Quora answer: Why was Athena angry at Odysseus, and his men on their return from Troy?

May 22 2014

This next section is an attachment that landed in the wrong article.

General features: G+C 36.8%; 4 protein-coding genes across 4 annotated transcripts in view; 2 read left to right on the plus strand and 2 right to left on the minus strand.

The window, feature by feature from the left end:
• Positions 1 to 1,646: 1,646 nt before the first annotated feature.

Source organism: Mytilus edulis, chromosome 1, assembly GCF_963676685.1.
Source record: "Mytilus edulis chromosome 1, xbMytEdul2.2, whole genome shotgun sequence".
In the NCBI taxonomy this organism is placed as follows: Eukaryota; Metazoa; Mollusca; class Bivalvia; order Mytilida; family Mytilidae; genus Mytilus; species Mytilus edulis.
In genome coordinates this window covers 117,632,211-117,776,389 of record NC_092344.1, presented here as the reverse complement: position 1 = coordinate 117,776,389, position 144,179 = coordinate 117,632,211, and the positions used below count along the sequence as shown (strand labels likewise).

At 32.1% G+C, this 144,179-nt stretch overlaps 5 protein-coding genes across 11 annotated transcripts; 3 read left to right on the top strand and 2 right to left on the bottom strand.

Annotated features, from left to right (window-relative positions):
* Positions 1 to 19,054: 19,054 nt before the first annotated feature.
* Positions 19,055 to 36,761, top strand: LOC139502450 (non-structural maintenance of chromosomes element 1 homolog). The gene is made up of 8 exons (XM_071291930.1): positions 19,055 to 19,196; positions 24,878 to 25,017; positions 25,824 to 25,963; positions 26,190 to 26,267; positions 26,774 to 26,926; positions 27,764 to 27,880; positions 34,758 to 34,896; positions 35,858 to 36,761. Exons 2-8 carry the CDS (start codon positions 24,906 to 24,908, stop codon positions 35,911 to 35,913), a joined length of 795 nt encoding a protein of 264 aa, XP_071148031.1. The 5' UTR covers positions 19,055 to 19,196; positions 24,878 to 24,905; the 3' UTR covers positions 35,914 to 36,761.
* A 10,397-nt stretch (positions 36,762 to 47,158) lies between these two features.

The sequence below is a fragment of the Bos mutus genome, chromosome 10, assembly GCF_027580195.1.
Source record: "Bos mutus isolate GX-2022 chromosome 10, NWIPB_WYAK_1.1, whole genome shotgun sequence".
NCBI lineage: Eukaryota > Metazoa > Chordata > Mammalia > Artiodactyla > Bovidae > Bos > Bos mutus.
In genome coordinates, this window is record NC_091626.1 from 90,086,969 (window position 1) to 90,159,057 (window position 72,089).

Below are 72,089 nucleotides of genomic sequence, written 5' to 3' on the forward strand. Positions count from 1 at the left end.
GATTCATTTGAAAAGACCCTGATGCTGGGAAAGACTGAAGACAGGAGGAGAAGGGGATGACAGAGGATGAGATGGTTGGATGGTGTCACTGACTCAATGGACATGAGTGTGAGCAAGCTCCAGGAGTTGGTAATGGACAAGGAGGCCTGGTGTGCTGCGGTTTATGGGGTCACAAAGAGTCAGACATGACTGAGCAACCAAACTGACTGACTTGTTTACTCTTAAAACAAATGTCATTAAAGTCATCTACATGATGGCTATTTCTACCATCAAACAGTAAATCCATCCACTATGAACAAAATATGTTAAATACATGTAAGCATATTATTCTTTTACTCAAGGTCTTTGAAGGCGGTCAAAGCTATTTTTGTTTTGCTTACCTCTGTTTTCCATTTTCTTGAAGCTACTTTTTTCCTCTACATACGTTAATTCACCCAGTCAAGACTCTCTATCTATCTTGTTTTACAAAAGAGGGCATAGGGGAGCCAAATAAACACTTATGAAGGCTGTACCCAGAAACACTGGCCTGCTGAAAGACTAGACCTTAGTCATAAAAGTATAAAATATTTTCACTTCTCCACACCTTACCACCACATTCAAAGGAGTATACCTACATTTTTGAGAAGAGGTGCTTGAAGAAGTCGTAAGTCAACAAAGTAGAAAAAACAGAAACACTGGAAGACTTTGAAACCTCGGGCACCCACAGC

There is a wonderful book on exactly this point. It is The Wrath of Athena: Gods and Men in the Odyssey by Jenny Strauss Clay. If you read this book along with the book Oedipus, Philosopher by Jean-Joseph Goux and Catherine Porter you can get a lot of insight into what drives the epic. The epic begins when Athena stops being angry at Odysseus for the violation of her shrine during sack of Troy. In the violation the three taboos are broken which with sexual, intellectual and sacred violations of the dignity of Athena due to the Hubris of the Greeks. Goux specifies these rituals of initiation and how Oedipus fails these tests, while the hero succeeds in them. But the “sin” which angers Athena gives Odysseus signals responsibility for violating the honor of the gods at Troy by the hubris of the Acheans when they sack the city. This causes Menelaus to flee but Agamemnon stays to make sacrifices on the beach before leaving. Odysseus first decides to flee with Menelaus but then returns to do the Sacrifice with Agamemnon but misses it. Odysseus gets lost between the two brothers who are both kings. The one who stays back to sacrifice gets home first. The one who leaves first without sacrificing has his journey delayed. The one who gets lost between these alternate reactions gets the most lost and is delayed the longest, which is Odysseus. It must be understood that these epics are continually giving us nihilistic opposites and showing how the hero both charts his own course between them, but also may bet lost between the opposite reactions as Odysseus does. Odysseus is always by implication being compared to Achilles. Achilles withdraws from battle and then goes berserk when Petroclous is killed He overreacts by withdrawing from the battle and then overreacts by plunging into it in a berserker mode. Thus Achilles reaction to a nihilistic situation (both Trojans and Acheans take women who are not theirs) is itself nihilistic (withdrawal and overreaction). But both of these reactions are decisive when taken. Odysseus is instead indecisive first deciding to leave with Menelaus and then abandoning that at then returning to be with Agamemnon but missing the sacrifice. So Odysseus is literally lost in the nowhere between these two decisive courses of actions and from there things only get worse as he gets more and more lost until he is on a island in the middle of the sea resigned to being lost in oblivion hidden as a prisoner with Calypso.


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